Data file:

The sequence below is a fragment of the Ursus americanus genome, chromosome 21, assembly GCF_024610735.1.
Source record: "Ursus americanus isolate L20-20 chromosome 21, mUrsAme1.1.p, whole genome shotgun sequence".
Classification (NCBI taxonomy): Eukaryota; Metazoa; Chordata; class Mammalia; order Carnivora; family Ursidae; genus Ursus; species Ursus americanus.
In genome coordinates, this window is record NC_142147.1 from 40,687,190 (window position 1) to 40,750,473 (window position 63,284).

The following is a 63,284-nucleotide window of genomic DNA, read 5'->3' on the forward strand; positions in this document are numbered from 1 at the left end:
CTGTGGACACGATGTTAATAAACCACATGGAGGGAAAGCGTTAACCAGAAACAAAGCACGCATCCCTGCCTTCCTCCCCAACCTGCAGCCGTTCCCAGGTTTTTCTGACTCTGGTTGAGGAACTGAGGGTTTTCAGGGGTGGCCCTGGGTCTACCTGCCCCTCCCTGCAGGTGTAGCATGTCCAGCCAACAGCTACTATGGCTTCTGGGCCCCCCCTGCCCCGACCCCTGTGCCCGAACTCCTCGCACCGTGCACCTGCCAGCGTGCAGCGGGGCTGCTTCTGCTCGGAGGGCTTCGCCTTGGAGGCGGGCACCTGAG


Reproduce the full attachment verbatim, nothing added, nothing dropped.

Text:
The sequence below is a fragment of the Ursus americanus genome, chromosome 21, assembly GCF_024610735.1.
Source record: "Ursus americanus isolate L20-20 chromosome 21, mUrsAme1.1.p, whole genome shotgun sequence".
Classification (NCBI taxonomy): Eukaryota; Metazoa; Chordata; class Mammalia; order Carnivora; family Ursidae; genus Ursus; species Ursus americanus.
In genome coordinates, this window is record NC_142147.1 from 40,687,190 (window position 1) to 40,750,473 (window position 63,284).

The following is a 63,284-nucleotide window of genomic DNA, read 5'->3' on the forward strand; positions in this document are numbered from 1 at the left end:
CTGTGGACACGATGTTAATAAACCACATGGAGGGAAAGCGTTAACCAGAAACAAAGCACGCATCCCTGCCTTCCTCCCCAACCTGCAGCCGTTCCCAGGTTTTTCTGACTCTGGTTGAGGAACTGAGGGTTTTCAGGGGTGGCCCTGGGTCTACCTGCCCCTCCCTGCAGGTGTAGCATGTCCAGCCAACAGCTACTATGGCTTCTGGGCCCCCCCTGCCCCGACCCCTGTGCCCGAACTCCTCGCACCGTGCACCTGCCAGCGTGCAGCGGGGCTGCTTCTGCTCGGAGGGCTTCGCCTTGGAGGCGGGCACCTGAG